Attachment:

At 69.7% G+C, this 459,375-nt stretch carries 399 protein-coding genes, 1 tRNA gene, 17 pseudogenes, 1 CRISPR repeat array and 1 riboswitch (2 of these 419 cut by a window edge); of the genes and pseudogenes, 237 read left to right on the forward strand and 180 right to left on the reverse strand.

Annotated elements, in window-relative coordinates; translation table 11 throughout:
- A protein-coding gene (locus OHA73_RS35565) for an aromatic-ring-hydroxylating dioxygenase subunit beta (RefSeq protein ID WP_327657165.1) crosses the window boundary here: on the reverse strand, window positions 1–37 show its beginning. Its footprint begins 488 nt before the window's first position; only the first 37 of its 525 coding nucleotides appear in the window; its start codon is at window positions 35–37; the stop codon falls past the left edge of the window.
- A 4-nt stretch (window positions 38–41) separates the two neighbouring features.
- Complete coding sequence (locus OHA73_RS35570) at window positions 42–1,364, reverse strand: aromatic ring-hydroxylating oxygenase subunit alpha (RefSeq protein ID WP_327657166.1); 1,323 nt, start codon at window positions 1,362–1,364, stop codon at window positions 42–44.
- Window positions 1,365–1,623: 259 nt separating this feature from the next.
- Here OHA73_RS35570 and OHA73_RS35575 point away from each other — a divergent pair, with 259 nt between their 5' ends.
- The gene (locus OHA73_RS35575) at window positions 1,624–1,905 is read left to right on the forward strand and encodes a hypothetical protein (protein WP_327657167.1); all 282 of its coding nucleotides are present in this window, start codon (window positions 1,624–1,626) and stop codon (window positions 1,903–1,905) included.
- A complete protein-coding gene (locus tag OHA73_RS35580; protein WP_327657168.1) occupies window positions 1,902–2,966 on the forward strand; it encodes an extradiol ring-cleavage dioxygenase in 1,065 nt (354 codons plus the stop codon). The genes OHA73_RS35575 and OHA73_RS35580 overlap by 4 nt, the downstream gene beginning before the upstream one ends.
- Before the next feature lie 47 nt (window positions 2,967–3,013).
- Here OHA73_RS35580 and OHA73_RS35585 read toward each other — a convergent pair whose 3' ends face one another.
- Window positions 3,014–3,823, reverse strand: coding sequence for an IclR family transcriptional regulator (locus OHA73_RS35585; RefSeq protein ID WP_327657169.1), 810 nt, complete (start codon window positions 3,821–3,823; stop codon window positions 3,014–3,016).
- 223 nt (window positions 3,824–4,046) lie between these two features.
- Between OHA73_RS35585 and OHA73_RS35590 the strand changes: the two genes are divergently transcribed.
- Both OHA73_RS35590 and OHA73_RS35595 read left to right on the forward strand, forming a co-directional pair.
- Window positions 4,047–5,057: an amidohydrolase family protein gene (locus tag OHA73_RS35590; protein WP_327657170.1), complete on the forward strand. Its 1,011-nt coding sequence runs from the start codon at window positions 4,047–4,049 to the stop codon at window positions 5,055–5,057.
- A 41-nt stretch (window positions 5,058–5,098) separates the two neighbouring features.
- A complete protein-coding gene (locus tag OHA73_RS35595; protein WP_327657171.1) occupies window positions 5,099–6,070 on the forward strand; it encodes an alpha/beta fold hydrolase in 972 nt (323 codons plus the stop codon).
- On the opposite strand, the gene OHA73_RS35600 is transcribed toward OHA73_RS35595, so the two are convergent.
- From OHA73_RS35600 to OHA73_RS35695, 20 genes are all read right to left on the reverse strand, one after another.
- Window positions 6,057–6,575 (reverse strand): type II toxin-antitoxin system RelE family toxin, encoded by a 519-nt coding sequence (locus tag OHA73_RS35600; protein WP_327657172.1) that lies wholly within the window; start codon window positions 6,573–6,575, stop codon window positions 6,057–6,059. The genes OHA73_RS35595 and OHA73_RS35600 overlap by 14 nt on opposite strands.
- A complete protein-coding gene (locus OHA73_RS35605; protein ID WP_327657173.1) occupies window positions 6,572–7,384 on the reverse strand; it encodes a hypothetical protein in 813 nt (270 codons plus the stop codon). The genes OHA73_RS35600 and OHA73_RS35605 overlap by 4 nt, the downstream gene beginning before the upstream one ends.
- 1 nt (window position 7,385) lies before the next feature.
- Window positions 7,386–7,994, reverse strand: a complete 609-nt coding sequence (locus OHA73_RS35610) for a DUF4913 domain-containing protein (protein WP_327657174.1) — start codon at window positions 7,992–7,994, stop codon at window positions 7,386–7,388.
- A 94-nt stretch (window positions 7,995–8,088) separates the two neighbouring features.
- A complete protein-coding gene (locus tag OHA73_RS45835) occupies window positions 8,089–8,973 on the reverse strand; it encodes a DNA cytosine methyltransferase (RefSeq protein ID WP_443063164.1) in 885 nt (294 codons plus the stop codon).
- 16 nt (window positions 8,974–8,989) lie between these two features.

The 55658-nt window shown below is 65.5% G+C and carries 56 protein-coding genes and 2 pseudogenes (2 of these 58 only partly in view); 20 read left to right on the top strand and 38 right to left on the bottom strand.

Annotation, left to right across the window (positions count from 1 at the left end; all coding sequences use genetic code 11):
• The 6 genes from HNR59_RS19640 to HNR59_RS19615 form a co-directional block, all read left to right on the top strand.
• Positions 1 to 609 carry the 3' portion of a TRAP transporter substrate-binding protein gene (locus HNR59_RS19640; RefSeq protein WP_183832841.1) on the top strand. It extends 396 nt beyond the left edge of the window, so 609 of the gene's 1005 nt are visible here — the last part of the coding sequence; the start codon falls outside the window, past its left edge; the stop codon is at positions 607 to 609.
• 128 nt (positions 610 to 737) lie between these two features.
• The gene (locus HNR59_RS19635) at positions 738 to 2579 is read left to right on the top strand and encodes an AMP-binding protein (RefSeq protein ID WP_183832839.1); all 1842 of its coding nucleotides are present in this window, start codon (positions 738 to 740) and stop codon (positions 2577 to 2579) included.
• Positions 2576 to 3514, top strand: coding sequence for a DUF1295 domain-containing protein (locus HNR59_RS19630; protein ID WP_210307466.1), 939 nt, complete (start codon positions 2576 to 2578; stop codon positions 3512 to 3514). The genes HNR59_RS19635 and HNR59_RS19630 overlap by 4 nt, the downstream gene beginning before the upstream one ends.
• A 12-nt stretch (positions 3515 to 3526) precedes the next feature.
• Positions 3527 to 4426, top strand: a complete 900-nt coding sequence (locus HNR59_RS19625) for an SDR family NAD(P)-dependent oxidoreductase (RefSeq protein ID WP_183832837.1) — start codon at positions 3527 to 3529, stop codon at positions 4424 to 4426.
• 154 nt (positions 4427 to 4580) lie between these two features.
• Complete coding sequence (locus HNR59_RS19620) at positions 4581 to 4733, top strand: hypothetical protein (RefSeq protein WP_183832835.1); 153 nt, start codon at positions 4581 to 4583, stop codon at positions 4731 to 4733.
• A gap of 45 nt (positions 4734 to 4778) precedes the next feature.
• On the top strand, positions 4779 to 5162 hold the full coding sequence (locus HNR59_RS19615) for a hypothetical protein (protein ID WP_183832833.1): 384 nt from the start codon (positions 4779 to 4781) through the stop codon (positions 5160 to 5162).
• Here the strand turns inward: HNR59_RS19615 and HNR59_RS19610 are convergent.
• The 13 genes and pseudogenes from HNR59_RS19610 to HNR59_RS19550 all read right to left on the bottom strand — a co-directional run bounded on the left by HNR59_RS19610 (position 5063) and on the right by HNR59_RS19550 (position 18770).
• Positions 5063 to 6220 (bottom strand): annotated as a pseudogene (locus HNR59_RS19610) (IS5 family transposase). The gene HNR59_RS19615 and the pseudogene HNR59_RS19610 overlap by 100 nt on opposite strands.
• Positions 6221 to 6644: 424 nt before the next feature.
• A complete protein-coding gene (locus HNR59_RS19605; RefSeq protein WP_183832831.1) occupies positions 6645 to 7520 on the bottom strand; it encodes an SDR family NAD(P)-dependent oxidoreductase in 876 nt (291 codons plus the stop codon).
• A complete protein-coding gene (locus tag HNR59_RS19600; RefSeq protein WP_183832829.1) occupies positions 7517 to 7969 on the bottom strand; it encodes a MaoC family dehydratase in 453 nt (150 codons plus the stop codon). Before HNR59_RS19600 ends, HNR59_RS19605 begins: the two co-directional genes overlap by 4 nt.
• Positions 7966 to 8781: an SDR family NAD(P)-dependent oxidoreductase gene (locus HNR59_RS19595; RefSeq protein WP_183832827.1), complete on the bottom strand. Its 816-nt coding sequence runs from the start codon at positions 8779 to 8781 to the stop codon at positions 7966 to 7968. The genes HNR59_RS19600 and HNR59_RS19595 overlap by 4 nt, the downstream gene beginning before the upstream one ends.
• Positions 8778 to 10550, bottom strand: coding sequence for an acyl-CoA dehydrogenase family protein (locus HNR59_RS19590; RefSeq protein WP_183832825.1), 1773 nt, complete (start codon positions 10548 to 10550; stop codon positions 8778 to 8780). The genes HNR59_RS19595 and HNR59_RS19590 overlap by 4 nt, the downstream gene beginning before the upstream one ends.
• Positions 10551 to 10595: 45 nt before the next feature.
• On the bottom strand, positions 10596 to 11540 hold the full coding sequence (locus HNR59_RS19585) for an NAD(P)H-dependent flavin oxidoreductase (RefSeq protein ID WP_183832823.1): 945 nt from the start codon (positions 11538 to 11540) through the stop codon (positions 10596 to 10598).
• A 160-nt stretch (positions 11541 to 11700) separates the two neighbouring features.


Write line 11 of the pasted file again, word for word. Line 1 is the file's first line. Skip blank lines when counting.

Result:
- Here OHA73_RS35580 and OHA73_RS35585 read toward each other — a convergent pair whose 3' ends face one another.